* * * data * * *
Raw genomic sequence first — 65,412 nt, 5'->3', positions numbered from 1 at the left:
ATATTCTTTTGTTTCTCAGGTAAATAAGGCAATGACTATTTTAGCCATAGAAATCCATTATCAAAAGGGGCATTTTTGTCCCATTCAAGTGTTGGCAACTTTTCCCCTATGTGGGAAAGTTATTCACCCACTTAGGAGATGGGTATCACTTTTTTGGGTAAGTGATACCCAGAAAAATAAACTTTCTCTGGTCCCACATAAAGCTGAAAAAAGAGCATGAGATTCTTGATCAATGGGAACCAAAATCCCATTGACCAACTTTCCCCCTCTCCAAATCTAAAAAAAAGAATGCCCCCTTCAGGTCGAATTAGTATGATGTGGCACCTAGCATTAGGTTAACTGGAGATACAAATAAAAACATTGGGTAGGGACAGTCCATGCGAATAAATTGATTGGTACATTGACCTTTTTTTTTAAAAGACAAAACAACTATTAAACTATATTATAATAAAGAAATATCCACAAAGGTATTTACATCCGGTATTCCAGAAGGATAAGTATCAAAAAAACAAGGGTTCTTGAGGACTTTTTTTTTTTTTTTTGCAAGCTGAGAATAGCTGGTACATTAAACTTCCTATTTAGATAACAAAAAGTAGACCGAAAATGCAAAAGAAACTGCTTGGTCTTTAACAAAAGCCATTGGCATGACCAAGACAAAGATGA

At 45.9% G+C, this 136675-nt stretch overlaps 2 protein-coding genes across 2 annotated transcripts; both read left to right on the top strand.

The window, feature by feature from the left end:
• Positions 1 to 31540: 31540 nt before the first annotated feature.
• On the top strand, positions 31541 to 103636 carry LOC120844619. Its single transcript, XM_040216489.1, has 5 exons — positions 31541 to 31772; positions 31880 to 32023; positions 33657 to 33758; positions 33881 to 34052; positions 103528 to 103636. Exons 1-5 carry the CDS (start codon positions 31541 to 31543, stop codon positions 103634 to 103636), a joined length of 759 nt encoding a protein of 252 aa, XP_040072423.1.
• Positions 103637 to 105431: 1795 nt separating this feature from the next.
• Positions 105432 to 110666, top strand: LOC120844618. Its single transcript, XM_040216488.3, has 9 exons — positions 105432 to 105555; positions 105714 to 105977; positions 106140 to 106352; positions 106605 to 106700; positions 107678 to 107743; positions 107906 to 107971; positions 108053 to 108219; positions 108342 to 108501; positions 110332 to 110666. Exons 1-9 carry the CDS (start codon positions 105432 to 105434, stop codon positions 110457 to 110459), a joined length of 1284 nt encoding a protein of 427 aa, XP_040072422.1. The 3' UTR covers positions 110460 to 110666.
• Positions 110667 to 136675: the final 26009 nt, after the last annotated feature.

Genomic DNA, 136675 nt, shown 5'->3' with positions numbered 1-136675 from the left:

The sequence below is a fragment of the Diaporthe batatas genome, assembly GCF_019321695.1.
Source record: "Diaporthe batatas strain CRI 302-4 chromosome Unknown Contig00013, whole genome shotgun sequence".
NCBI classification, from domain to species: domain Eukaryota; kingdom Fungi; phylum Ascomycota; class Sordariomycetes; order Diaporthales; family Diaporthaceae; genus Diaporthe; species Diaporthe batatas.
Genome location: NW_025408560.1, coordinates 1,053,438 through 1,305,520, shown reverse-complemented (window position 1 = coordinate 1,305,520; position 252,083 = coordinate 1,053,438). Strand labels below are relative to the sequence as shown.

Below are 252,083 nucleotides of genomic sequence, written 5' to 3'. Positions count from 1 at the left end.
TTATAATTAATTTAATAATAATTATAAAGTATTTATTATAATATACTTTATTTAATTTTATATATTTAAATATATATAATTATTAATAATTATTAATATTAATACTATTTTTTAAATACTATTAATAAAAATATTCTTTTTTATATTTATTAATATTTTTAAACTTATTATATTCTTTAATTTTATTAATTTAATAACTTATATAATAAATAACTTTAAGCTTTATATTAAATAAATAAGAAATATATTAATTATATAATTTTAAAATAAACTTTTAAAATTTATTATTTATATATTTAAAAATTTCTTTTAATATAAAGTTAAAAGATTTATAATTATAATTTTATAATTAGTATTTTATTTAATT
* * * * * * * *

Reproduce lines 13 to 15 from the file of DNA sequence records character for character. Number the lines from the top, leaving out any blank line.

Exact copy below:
NCBI classification, from domain to species: domain Eukaryota; kingdom Fungi; phylum Ascomycota; class Sordariomycetes; order Diaporthales; family Diaporthaceae; genus Diaporthe; species Diaporthe batatas.
Genome location: NW_025408560.1, coordinates 1,053,438 through 1,305,520, shown reverse-complemented (window position 1 = coordinate 1,305,520; position 252,083 = coordinate 1,053,438). Strand labels below are relative to the sequence as shown.

Below are 252,083 nucleotides of genomic sequence, written 5' to 3'. Positions count from 1 at the left end.